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Estimating Your Risk

The information in Disease Risk Index is based on established science and proven risk factors. A risk factor is proven if the evidence is strong enough to show a link to the disease. The information applies to populations in the US and other western countries.

Each question on the web site is related to a number that represents the strength of the association between the risk factor and the disease. As you answer the questions, the numbers are multiplied to equal your personal risk based on the risk factors that apply to you. Your risk is then compared to the average risk for a person your age and sex.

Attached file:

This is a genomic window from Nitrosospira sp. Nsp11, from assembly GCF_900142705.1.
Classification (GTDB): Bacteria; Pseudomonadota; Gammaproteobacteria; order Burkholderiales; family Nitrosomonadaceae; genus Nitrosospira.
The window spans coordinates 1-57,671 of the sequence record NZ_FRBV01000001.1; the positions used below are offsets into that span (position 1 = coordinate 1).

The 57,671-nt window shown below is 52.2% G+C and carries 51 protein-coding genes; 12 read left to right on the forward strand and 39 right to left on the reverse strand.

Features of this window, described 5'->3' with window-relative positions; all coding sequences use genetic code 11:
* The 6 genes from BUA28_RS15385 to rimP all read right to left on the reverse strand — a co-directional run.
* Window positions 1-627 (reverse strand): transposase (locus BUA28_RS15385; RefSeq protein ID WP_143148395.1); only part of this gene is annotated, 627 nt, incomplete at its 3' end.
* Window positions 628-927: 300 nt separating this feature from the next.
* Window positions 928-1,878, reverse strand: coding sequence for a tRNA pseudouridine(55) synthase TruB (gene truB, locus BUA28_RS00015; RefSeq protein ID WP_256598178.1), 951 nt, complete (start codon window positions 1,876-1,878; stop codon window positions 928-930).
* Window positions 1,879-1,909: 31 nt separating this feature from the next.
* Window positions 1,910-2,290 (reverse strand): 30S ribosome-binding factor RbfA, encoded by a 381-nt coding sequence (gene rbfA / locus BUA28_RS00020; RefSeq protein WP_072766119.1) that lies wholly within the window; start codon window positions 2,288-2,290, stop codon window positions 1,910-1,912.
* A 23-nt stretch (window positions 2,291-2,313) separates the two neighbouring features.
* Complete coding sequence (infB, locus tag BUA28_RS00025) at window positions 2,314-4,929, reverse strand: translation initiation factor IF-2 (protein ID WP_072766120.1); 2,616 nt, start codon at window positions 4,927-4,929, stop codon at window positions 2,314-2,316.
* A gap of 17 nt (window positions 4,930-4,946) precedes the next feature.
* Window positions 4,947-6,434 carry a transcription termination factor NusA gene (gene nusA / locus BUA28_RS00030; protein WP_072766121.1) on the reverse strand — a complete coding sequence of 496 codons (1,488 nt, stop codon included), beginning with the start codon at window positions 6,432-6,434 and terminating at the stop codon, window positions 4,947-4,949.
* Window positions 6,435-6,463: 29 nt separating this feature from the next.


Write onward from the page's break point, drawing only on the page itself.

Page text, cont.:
Disease Risk Index may not include information on some things you think affect your risk of cancer. That's because scientific studies don't show a consistent link to the disease. If it's not included in the web site, the Harvard Center for Cancer Prevention doesn't regard it as a proven risk factor.

Disease Risk Index had it's beginnings as the Harvard Cancer Risk Index, a pen and paper risk assessment tool first put together in the mid 1990's by the Risk Index Working Group at Harvard University.

Documentation of the process used to determine the content of the site appears in the Harvard Report on Cancer Prevention, Volume 4: Harvard Cancer Risk Index.

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